Tag Archives: Mystery

Widows

[4 stars]

Think of this as the flip-side of Ocean’s 8; a very dark and disturbing flip-side, closer to Den of Thieves in sensibility.

Widows is a female-driven heist film dominated by Viola Davis (Fences) and Elizabeth Debicki (The Cloverfield Paradox). These women have the most compelling tales and the strongest screen impact despite it being primarily an ensemble movie. Joined by the equally capable, if less story impactful, Michelle Rodriguez (Battle: Los Angeles, Fast & Furious) and Cynthia Erivo (Bad Times at the El Royale), this group of women find themselves and their mettle trying to survive a lousy situation as they dig themselves out of the holes their respective partners dropped them in.

And speaking of their partners, the top line there is an unusual role for Liam Neeson (Peppermint) and a fairly standard one for Jon Bernthal (Baby Driver). Neeson’s time on screen is necessarily brief, but his and Davis’s intense relationship drive the entire tale. Garret Dillahunt (The Scribbler), Jacki Weaver (The Disaster Artist), and Carrie Coon (Izzy Gets the F*ck Across Town) also each get their moments to shine as the story unfolds.

Driving the movie from outside the women’s collective are a group of men, each with their own issues and particular brand of evil. Colin Farrell (The Killing of a Sacred Deer) has the most layered of these characters. He never quite comes into focus, but he is clearly conflicted and buffeted along by the past and the current situation. You never really know whether to feel sorry for him or to revile him. The same can’t be said for Brian Tyree Henry (Irreplaceable You), Daniel Kaluuya (Black Panther), or Robert Duvall (The Judge). These other men are dark, twisted, and out for themselves regardless of the pain and damage they cause. And they do. This is a violent film and hard to watch at moments.

Steve McQueen (12 Years a Slave, Shame) took an interesting risk directing this story. First, he dove into the story quickly, getting to the meat of the tale at the top. Typically, this would have been a good and obvious move. However, then he plowed on before we got to know anyone. He remained very natural rather than heightening or manipulating the audience with standard structures, letting us see realities, but not allowing us to bring emotion to it. We don’t know these people and we can’t yet sympathize with them at the beginning. We can abhor the situations, but there is no connection. The challenge is that it makes the first third of the film very flat in some ways. However, as the movie continues, it slowly builds the story and gets there; but it takes its time.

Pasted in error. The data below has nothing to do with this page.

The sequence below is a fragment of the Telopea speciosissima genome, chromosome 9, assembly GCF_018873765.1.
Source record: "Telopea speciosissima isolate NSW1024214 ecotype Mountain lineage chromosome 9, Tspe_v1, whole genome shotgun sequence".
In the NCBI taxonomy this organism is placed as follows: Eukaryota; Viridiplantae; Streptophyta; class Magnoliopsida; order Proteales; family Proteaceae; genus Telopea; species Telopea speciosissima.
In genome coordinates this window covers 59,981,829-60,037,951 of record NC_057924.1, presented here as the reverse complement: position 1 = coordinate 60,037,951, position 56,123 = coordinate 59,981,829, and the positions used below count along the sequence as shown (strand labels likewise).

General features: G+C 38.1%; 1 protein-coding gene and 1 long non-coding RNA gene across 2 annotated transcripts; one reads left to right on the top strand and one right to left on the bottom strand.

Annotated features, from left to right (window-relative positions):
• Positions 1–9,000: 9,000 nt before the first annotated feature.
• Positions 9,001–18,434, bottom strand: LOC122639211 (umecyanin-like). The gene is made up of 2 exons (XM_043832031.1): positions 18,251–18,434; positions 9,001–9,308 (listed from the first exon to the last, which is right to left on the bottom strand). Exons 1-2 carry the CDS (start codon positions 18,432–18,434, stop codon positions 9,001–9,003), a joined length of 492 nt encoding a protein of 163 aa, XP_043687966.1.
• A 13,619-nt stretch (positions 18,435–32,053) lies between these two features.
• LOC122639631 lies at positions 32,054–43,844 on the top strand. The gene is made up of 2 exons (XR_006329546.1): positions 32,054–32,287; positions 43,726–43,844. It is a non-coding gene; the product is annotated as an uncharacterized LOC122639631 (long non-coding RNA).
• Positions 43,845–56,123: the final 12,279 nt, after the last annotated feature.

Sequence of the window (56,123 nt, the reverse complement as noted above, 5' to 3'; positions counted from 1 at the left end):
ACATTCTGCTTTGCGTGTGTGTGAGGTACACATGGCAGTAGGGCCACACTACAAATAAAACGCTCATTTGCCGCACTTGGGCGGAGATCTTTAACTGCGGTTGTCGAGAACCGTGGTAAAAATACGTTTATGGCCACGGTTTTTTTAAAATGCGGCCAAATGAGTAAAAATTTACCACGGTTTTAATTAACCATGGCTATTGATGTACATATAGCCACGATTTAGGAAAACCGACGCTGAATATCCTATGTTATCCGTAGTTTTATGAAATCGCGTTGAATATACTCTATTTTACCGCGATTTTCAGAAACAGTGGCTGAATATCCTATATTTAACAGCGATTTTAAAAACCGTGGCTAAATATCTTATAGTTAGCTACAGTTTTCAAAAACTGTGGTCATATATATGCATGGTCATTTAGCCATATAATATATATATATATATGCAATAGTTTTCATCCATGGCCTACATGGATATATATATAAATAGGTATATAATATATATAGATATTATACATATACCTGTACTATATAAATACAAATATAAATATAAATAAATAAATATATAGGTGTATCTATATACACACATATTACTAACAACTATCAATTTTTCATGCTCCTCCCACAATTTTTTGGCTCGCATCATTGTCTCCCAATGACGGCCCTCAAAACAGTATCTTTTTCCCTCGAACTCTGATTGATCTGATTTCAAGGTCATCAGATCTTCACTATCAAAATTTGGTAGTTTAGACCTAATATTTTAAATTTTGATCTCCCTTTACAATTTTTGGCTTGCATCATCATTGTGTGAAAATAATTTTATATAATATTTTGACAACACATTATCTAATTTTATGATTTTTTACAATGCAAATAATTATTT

The story itself has some serious cred behind it. It was originally written by Lynda La Plante (Prime Suspect) and then adapted by Gillian Flynn (Gone Girl) and McQueen himself. None of these artists thinks in a straight line nor bends toward the light and airy in plot. Widows will coddle and assault you, but it will bring you along and make you invest. I will admit that while the ending left me wondering if I’d really understood the McQueen’s main point in the film, but I didn’t feel cheated, only a sense of pondering. It also contained a particularly wonderful moment with mirrors (which seem to be getting more popular again in films).

Widows is not your typical heist film, not just for its female leads, but also in its approach to story. If you want something different for your holiday week’s fare, this is one that should be on your list.

Black Earth Rising

[4 stars]

Like his previous Honourable Woman, Hugo Blick’s Black Earth Rising has a unique tone and flavor determined by its story’s origins. The approach sets his work apart keeps them feeling new, despite recognizable venues, structure, and format. The 8-part road is twisty and complex, but laid out logically and credibly to bring you along, though you are unlikely to get ahead of it. His ability to find strong and capable talent doesn’t hurt the result either.

This story, also like Honourable Woman, is driven by a powerful female character…given terrible life by Michaela Coel (Chewing Gum, Black Mirror). Coel dominates the tale from her first moments on screen until her last in a complicated and dark role. It is riveting and heart-breaking to watch this woman come to terms with her past and her present. She is fiercely intelligent, physically powerful, and with a magnetism that takes over the screen when she appears. She doesn’t steal focus, but she cannot help but remake each scene around herself.

She is joined by John Goodman (Atomic Blonde) who brings us a troubled and layered lawyer seeking justice and happiness, though often watching both slip through his fingers. Harriet Walter (Donmar Project), as her mother, is a study in conflicting emotions; a tight and warring collection of memories and intentions expertly controlled and utterly riveting.

Additional roles fill out the world, with some notable performances by Tamara Tunie (Law & Order: SVU), Noma DumezweniLucian Msamati (The No. 1 Ladies’ Detective Agency), Abena Ayivor, and Emmanuel Imani. But the entire cast is strong.

While these performances alone are a great reason to watch the series, it is the writing and the story that make it worth tuning into this dark but fascinating story about international justice and questions of truth and history. That quality shouldn’t be surprising given it is from Blick as the creator and writer/director for the 8 episode sequence. He also employs some interesting visual approaches to both expose the past and pull themes through the series.